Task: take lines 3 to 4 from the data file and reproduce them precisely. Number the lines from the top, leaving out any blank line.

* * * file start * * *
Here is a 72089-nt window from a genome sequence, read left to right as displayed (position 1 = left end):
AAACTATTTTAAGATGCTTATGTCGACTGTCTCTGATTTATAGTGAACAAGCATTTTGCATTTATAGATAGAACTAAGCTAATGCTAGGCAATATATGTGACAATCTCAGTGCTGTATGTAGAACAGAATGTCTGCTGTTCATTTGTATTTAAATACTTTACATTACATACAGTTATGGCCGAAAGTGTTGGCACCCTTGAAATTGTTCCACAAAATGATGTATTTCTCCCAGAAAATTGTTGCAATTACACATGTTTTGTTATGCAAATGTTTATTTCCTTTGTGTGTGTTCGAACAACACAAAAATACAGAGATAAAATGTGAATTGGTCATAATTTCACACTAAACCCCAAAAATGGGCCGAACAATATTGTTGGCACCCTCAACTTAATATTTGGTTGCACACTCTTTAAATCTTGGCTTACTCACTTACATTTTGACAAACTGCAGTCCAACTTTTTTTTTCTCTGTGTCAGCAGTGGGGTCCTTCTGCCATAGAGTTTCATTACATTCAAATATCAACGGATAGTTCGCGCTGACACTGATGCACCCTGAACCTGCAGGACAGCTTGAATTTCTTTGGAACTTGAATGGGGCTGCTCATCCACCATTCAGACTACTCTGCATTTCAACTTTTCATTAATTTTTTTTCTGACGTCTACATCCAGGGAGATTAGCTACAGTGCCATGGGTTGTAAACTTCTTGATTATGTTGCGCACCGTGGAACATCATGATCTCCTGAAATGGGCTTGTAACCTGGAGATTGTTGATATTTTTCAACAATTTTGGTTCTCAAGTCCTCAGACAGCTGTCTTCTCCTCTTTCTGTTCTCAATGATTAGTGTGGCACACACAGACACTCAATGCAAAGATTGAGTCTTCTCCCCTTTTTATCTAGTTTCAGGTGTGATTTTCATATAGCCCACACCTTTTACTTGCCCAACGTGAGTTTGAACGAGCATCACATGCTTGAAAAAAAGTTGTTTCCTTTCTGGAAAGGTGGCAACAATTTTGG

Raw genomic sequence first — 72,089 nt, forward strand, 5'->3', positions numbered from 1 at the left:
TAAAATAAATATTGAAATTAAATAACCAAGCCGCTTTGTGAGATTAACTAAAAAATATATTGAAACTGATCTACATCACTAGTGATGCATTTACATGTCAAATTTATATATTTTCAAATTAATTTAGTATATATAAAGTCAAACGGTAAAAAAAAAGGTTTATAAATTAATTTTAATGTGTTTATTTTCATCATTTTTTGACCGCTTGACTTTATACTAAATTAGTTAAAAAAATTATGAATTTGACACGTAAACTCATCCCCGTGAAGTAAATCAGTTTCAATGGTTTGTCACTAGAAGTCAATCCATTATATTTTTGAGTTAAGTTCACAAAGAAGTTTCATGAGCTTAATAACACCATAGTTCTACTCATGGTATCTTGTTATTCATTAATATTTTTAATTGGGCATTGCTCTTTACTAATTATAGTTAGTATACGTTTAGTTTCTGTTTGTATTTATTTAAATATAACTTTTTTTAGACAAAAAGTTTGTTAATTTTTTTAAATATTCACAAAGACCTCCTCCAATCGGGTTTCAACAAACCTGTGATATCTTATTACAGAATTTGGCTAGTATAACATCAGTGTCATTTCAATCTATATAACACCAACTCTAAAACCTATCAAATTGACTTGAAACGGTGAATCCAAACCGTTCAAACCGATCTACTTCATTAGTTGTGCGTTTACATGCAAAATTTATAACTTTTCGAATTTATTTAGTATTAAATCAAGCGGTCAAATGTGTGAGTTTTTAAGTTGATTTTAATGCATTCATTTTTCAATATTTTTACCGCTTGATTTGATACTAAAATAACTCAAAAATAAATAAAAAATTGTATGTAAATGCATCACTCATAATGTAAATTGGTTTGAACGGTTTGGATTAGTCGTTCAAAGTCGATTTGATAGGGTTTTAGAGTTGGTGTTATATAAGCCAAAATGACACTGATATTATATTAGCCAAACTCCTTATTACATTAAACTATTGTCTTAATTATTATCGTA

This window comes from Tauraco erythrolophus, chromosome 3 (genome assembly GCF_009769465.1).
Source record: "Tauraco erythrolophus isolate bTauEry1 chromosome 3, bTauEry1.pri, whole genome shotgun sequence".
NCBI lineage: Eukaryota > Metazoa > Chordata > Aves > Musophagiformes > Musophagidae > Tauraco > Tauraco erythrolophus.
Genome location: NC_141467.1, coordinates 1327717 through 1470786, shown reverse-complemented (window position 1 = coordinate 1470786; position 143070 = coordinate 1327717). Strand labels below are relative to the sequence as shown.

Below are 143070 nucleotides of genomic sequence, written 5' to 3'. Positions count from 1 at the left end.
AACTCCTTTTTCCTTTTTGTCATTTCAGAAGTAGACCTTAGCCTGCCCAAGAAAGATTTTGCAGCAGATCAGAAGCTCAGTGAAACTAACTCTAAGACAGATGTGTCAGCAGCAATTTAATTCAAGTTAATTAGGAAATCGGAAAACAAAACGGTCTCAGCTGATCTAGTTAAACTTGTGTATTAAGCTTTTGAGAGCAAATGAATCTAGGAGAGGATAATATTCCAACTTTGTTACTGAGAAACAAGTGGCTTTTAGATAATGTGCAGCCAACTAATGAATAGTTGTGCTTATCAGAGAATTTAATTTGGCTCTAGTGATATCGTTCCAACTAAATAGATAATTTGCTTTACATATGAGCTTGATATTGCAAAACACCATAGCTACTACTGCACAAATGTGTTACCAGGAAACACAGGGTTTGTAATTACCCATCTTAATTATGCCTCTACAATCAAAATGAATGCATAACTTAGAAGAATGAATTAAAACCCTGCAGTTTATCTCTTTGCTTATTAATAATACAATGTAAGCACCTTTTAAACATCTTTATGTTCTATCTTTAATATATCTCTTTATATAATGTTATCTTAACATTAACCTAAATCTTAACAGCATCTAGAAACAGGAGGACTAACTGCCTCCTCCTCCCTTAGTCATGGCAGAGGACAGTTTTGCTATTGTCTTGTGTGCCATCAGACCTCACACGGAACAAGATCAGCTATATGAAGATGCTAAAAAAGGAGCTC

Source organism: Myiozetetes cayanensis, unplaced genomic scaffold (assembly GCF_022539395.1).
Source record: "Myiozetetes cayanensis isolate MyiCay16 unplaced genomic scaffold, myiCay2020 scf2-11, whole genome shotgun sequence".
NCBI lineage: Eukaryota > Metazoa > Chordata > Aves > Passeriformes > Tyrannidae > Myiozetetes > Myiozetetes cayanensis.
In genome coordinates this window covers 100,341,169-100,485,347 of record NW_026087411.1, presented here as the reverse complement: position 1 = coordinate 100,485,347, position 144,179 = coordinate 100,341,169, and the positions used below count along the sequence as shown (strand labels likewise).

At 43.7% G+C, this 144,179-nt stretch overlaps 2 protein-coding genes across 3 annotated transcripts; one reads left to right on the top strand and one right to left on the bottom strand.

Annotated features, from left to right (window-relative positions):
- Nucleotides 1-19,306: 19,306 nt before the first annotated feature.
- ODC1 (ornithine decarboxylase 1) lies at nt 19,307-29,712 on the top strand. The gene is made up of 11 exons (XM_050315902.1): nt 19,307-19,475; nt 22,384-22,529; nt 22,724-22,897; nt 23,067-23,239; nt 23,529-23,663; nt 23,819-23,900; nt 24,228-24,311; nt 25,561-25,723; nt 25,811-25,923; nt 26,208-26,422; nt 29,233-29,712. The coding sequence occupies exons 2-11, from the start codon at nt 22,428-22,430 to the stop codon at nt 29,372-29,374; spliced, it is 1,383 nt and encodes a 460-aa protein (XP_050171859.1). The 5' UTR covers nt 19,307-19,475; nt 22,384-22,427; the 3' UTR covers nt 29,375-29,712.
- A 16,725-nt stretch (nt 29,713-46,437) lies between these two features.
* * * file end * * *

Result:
Raw genomic sequence first — 72,089 nt, forward strand, 5'->3', positions numbered from 1 at the left:
TAAAATAAATATTGAAATTAAATAACCAAGCCGCTTTGTGAGATTAACTAAAAAATATATTGAAACTGATCTACATCACTAGTGATGCATTTACATGTCAAATTTATATATTTTCAAATTAATTTAGTATATATAAAGTCAAACGGTAAAAAAAAAGGTTTATAAATTAATTTTAATGTGTTTATTTTCATCATTTTTTGACCGCTTGACTTTATACTAAATTAGTTAAAAAAATTATGAATTTGACACGTAAACTCATCCCCGTGAAGTAAATCAGTTTCAATGGTTTGTCACTAGAAGTCAATCCATTATATTTTTGAGTTAAGTTCACAAAGAAGTTTCATGAGCTTAATAACACCATAGTTCTACTCATGGTATCTTGTTATTCATTAATATTTTTAATTGGGCATTGCTCTTTACTAATTATAGTTAGTATACGTTTAGTTTCTGTTTGTATTTATTTAAATATAACTTTTTTTAGACAAAAAGTTTGTTAATTTTTTTAAATATTCACAAAGACCTCCTCCAATCGGGTTTCAACAAACCTGTGATATCTTATTACAGAATTTGGCTAGTATAACATCAGTGTCATTTCAATCTATATAACACCAACTCTAAAACCTATCAAATTGACTTGAAACGGTGAATCCAAACCGTTCAAACCGATCTACTTCATTAGTTGTGCGTTTACATGCAAAATTTATAACTTTTCGAATTTATTTAGTATTAAATCAAGCGGTCAAATGTGTGAGTTTTTAAGTTGATTTTAATGCATTCATTTTTCAATATTTTTACCGCTTGATTTGATACTAAAATAACTCAAAAATAAATAAAAAATTGTATGTAAATGCATCACTCATAATGTAAATTGGTTTGAACGGTTTGGATTAGTCGTTCAAAGTCGATTTGATAGGGTTTTAGAGTTGGTGTTATATAAGCCAAAATGACACTGATATTATATTAGCCAAACTCCTTATTACATTAAACTATTGTCTTAATTATTATCGTA